How do humans become infected?

    Although many cases of CSD follow a scratch from a cat, this is not universally true, as mentioned above. A few cases have occurred in people with no apparent contact with cats. Recent evidence suggests that the major route of cat infection with B. henselae is by a flea bite. Infected cats carry the microorganism in their blood, where it can be present in extremely high numbers. When a flea feeds on an infected cat, it ingests large numbers of the B. henselae organisms, some of which it is speculated may make their way into a human the next time the flea takes a meal. However, so far there is no evidence that a bite from an infected flea can give you CSD. A primary concern is that a cat bitten by a B. henselae–infected flea will leave excrement (flea dirt) on the cat that can be transmitted to humans and cause the disease.

    http://www.vcahospitals.com/main/pet-health-information/article/animal-health/cat-scratch-disease/64 or

    http://www.drgreene.com/qa-articles/catscratch-disease/

    Cat scratch fever affects less than three in 100,000 people, and, on average, it is estimated that only 22,000 instances occur in the U.S. each year.
    If there are no blood tests given,cases are misdiagnosed.

    http://www.galaxydx.com/web/pdfs/Whatisbartonella.pdf

    You can find plenty of facts on this,unlike the propaganda they are spreading.

  4. http://www.statisticbrain.com/rabies-virus-statistics/

    This for 2015, nationwide, US. I think someone is lying. HAHF?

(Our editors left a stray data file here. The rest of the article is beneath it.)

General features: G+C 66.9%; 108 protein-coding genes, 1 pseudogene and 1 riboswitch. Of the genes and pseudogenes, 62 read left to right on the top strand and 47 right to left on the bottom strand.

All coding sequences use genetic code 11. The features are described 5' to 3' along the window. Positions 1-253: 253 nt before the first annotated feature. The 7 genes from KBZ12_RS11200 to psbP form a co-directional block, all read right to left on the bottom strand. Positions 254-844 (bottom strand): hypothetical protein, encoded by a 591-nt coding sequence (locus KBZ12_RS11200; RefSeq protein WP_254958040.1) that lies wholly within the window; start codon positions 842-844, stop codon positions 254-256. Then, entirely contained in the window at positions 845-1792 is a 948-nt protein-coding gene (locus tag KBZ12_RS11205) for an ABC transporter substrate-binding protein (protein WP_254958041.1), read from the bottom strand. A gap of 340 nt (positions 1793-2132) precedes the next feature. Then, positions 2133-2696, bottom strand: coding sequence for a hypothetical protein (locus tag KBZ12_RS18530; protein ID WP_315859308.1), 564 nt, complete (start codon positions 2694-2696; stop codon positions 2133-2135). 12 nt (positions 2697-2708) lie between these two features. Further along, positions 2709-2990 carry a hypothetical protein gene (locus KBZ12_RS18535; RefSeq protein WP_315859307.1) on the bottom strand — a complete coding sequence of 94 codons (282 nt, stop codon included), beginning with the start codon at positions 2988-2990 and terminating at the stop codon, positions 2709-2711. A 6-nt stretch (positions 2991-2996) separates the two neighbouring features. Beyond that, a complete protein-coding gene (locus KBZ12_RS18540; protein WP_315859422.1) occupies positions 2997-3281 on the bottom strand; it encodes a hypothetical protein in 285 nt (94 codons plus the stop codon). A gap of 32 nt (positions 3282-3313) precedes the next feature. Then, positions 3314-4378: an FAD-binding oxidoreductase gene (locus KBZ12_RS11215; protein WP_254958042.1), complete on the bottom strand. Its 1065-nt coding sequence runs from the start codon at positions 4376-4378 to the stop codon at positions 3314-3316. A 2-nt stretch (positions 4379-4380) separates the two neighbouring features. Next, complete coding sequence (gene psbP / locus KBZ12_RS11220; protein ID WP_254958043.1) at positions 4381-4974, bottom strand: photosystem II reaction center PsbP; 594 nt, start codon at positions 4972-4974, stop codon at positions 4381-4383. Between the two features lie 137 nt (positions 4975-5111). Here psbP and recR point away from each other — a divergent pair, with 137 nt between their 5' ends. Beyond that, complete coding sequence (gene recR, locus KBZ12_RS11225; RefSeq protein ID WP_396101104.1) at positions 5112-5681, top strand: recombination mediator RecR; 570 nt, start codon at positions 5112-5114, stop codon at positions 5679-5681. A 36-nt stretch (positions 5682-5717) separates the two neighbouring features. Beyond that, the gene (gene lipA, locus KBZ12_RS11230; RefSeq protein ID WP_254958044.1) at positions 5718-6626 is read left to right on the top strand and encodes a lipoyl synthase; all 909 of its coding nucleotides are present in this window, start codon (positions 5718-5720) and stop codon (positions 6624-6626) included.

These are rabies cases nationwide,2010.

    Summary—During 2010, 48 states and Puerto Rico reported 6,154 rabid animals and 2 human rabies cases to the
    CDC, representing an 8% decrease from the 6,690 rabid animals and 4 human cases reported in 2009. Hawaii and
    Mississippi did not report any laboratory-confirmed rabid animals during 2010. Approximately 92% of reported rabid
    animals were wildlife. Relative contributions by the major animal groups were as follows: 2,246 raccoons (36.5%),
    1,448 skunks (23.5%), 1,430 bats (23.2%), 429 foxes (6.9%), 303 cats (4.9%), 71 cattle (1.1%), and 69 dogs (1.1%).
    Compared with 2009, number of reported rabid animals decreased across all animal types with the exception of a
    1% increase in the number of reported rabid cats.

    Two cases of rabies involving humans were reported from Louisiana and Wisconsin in 2010. Louisiana reported
    an imported human rabies case involving a 19-year-old male migrant farm worker who had a history of a vampire
    bat (Desmodus rotundus) bite received while in Mexico. This represents the first human rabies case reported in the
    United States confirmed to have been caused by a vampire bat rabies virus variant. Wisconsin reported a human
    rabies case involving a 70-year-old male that was confirmed to have been caused by a rabies virus variant associated
    with tri-colored bats (Perimyotis subflavus). So,where did they get their stats?

    They read the graphs wrong and neglected what the article said,just my opinion.
    http://avmajournals.avma.org/doi/pdf/10.2460/javma.239.6.773

    I will be back with more……and we all know,true cases of cat scratch fever are rare,and toxoplasmosis is mainly from infected foods.

  5. The health statistics seems very misleading:
    “455 People in Florida given Rabies Shots from Cat Attacks in 2010!”
    – I’d love to see them provide evidence of this statistics, also to see that they are specifically from feral cats. Does the original article provides proof? Also, why did they choose 2010?

    “1 of every 4 Americans infected with Toxoplasmosis!”
    One can get toxoplasmosis by working in one’s garden…